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After almost four years of battling infertility, including two surgeries, numerous medical appointments, tons of prayers and tears, we are e...

Tuesday, November 12, 2019

Blessed Are Those Who Mourn?

(This article was originally published on a private blog for pastors' wives on February 25, 2019.)

My husband and I celebrated our 4th anniversary in January of this year. Our wedding day was one of the most glorious days in my life. Our dating and engagement months were filled with joyous anticipation as the Lord made a smooth path for our lives to come together. Everything seemed to be working out so beautifully. I felt an incredible sense of God’s favor and blessing and it felt like he was rewarding us with each other after we had each been waiting on him and faithfully serving him as singles for a long time. (I’m turning 40 in June.) My feelings were confirmed by other Christians who reinforced in me the idea that my marriage was a great blessing from God.

Currently, we are in a season of waiting to see how God will provide children for us. My trial with infertility has caused me to question many things, including my thinking about God’s blessings. If I really believe that God works ALL things together for good (Rom. 8:28), then I should believe that even something like infertility is a blessing in disguise. It’s so hard to think like this, though, especially when other Christians around me are frequently comparing God’s blessings to temporal things like marriage and children and material goods. I’ve heard or read that my infertility is a curse, a Satanic attack, a lack of faith, or possibly a result of sin.

Last month, I was on a trip in India. In Hinduism, if you experience something like infertility, you have undoubtedly done something wrong. This idea sometimes carries over into the church and so I learned that couples who are struggling with infertility feel a lot of guilt and shame.

One of the Christian women there assured me that I would be able to conceive because “God takes care of his servants.” She cited some examples of others they had prayed for who were able to conceive. I was feeling very encouraged and hopeful by their prayers and confidence. But then I spoke privately with an older woman who has been a devoted wife to a lay ministry leader for many years. Even though they are seeing fruit in their ministry, they haven’t been able to have any children. Suddenly, the passionate prayers and confident statements of the first woman stood in stark contrast to this other woman’s experience. Through tears, we pondered the ways of the Lord together and tried to make sense of the confusing situation. She questioned listening to some of the confident “words from the Lord” she had been given by others over the years, claiming she would conceive. Now she feels too old to adopt.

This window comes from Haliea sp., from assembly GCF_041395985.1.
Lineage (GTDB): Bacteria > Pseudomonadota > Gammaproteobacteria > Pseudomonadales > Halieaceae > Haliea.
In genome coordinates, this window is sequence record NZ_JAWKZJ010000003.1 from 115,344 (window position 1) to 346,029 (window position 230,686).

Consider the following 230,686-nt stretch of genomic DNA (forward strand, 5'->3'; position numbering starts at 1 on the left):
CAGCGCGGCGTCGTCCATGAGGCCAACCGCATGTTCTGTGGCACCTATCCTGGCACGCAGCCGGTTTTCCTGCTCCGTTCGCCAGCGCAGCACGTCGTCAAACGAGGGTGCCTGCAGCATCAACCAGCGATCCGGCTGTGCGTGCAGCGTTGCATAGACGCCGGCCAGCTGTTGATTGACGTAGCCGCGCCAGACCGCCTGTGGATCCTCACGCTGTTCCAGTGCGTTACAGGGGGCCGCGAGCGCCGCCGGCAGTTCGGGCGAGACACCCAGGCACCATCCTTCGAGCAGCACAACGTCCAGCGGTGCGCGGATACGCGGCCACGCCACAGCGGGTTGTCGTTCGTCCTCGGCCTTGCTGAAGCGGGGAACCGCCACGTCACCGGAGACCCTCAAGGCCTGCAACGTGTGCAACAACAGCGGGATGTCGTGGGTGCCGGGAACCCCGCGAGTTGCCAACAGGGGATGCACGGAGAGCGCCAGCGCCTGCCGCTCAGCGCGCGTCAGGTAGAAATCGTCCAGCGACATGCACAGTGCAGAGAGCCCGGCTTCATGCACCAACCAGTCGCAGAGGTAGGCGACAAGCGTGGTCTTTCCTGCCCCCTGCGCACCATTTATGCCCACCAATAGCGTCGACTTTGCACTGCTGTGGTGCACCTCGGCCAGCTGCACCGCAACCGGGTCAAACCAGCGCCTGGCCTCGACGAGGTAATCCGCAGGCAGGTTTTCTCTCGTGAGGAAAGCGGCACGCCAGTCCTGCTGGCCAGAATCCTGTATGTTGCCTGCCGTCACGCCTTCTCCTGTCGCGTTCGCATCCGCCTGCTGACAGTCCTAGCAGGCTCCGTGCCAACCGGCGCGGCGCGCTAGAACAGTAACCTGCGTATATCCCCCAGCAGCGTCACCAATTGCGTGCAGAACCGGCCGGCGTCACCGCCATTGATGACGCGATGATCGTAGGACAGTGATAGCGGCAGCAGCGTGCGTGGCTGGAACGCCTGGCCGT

Although infertility is a very painful and difficult trial, it doesn’t compare to the kinds of losses and grief that many of my faithful Christian friends have experienced. Most of these don’t come close to comparing with Christians all over the world who are seriously persecuted or killed for their faith. Even though we know that God will reward the righteous and punish the guilty, this is ultimately going to be fulfilled in eternity, not in this life. This life will be filled with trials and testing as God works with each of us to transform us into his image. If our thinking and speaking about God’s blessing is wrong, we can do great damage to one another in the body.

Recently, I have been challenging myself to rethink of God’s blessings in a biblical way. What do the scriptures say about true blessing from God? “Blessed are the poor in spirit…those who mourn…the meek…those who hunger and thirst for righteousness…the merciful…the pure in heart…the peacemakers…those who are persecuted for righteousness’ sake…[those who are reviled]…” (Matt. 5: 3-11, ESV). I don’t see anything in this list that compares with the common statements I hear other Christians making to decide whether someone is blessed or not. I often hear assessments of blessing based on how large their house is or how many children they have or how well their ministry seems to be going. All of those things can be blessings from God, but he has so many other blessings as well!

I’ve considered my marriage as an example. I agree that my marriage is a tremendous blessing, but my years of singleness were also a blessing! Though I struggled with loneliness at times, the Lord also opened many doors for me and filled my life with amazing people, strategic opportunities, and unforgettable experiences. I also had a lot more freedom and time to pour into my relationships. In some ways I am more limited now because of my responsibilities as a wife.

On the other hand, I am now able to serve in ways that I wasn’t able to as a single. Both marriage and singleness are good. So far, I haven’t been able to have biological children, but God has given me many spiritual children. As a pastor’s wife serving in a growing church, I have so much more time to invest in ministry during this season. If I continue to be unable to conceive, God may lead us to adopt or foster and what a wonderful blessing those would be if that is God’s plan for us! We need to recognize ALL the blessings of God and not over-emphasize some of his blessings and exclude others. The greatest blessings God has provided are spiritual and eternal. Ephesians 1 includes a good list. I think the greatest blessing of all is simply the peace of being in God’s presence and that is accessible to us anytime, anywhere, as long as we set our hearts on seeking him and not trying to base our happiness on circumstances in this world.

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